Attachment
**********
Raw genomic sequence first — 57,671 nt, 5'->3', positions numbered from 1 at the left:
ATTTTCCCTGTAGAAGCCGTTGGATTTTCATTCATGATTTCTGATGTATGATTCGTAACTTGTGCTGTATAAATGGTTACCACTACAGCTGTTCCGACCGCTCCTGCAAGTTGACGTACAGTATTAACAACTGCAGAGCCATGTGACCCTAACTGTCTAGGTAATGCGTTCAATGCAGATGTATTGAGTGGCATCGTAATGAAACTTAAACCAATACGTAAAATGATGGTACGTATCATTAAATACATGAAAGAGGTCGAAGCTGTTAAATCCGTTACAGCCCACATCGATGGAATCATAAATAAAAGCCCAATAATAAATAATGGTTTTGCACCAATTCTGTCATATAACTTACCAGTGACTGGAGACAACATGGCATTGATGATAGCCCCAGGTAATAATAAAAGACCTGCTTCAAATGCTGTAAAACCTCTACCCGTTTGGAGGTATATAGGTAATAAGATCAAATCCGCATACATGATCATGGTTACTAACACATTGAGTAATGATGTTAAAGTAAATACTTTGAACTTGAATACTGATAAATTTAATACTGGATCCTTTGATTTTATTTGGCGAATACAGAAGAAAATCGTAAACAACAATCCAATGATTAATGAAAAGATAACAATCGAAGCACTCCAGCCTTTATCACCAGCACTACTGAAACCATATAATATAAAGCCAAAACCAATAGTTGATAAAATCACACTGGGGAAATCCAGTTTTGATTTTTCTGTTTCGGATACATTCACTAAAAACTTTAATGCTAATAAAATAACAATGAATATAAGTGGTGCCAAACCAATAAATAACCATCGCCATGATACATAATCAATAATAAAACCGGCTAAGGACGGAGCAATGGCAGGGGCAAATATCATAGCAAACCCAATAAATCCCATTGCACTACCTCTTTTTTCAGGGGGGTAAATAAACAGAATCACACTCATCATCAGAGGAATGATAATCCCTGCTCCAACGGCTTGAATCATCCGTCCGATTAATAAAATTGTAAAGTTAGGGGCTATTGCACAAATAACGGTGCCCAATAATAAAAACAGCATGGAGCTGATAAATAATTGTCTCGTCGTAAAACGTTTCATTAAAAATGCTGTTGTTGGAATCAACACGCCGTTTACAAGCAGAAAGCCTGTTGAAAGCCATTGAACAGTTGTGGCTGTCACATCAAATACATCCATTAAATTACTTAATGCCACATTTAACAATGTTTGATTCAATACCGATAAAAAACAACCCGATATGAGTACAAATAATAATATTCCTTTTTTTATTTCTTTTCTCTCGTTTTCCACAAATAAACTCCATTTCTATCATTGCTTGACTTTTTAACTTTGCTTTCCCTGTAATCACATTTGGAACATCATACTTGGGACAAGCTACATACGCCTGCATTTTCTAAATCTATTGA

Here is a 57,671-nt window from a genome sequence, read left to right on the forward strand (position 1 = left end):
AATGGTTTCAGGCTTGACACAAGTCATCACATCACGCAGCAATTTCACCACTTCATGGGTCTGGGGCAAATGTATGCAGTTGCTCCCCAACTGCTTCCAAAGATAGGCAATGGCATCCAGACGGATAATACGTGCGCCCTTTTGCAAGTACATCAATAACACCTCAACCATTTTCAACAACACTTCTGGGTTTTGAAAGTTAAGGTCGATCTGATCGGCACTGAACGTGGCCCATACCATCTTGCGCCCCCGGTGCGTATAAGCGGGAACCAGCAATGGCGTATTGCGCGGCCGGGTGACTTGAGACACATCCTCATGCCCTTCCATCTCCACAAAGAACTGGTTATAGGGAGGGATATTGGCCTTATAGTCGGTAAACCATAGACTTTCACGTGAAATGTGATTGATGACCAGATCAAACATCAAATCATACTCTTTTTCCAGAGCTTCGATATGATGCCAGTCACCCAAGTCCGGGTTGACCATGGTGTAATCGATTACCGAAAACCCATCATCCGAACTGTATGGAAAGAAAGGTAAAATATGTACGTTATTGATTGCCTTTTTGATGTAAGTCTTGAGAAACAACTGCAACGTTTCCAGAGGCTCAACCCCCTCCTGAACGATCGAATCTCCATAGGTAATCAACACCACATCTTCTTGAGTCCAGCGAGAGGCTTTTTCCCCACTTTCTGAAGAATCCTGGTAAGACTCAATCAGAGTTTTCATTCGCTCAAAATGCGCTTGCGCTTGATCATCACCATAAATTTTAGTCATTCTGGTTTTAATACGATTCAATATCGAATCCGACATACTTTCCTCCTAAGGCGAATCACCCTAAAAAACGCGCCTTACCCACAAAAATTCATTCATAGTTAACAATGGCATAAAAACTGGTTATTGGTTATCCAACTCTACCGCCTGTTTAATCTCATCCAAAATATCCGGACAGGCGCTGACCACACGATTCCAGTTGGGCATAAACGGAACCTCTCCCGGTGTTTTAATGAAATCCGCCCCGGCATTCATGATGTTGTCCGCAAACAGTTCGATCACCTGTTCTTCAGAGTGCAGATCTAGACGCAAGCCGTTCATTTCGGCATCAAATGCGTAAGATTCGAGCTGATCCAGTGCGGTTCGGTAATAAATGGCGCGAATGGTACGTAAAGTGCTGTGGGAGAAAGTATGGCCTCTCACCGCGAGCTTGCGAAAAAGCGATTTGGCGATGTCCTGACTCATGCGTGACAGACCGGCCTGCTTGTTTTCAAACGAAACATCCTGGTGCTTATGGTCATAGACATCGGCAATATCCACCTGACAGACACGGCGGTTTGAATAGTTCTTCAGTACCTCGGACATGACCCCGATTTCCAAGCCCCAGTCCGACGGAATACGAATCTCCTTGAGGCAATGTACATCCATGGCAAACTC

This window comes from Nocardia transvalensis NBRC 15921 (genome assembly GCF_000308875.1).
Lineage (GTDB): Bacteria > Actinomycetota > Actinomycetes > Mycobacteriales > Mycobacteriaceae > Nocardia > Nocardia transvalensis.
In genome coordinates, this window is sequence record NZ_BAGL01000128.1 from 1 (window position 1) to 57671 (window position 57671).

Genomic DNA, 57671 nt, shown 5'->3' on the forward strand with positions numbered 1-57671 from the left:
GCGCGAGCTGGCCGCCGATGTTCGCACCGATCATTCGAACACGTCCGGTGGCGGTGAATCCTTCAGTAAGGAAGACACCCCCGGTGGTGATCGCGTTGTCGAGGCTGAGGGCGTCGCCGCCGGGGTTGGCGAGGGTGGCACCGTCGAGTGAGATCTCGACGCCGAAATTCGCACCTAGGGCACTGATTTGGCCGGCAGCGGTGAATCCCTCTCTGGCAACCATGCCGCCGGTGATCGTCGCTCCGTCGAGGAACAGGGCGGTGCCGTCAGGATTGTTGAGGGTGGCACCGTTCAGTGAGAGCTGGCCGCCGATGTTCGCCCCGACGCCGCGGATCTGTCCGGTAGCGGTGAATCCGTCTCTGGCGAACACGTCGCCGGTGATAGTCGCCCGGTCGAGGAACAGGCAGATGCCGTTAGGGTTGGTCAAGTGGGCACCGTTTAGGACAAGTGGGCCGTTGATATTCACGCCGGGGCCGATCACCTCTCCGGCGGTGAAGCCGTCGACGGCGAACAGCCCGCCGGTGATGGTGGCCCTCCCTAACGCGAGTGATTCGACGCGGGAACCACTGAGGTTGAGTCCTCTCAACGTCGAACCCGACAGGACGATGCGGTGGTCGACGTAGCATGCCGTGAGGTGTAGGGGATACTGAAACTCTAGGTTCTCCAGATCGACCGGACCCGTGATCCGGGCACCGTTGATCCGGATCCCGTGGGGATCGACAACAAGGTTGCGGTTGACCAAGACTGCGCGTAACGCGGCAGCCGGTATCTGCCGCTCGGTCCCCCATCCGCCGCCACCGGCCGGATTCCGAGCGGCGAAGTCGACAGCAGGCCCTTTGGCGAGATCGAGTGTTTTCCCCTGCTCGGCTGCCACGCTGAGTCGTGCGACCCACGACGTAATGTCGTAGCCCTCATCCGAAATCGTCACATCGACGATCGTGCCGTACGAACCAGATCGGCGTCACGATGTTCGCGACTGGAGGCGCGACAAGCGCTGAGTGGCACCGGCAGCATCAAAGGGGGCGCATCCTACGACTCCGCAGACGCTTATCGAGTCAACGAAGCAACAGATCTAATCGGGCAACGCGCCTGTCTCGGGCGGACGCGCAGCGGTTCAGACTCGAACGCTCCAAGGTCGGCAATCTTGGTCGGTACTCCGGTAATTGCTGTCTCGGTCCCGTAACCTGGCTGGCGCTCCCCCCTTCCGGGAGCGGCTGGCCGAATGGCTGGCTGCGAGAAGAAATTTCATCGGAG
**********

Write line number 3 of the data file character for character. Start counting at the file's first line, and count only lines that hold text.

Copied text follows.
Here is a 57,671-nt window from a genome sequence, read left to right on the forward strand (position 1 = left end):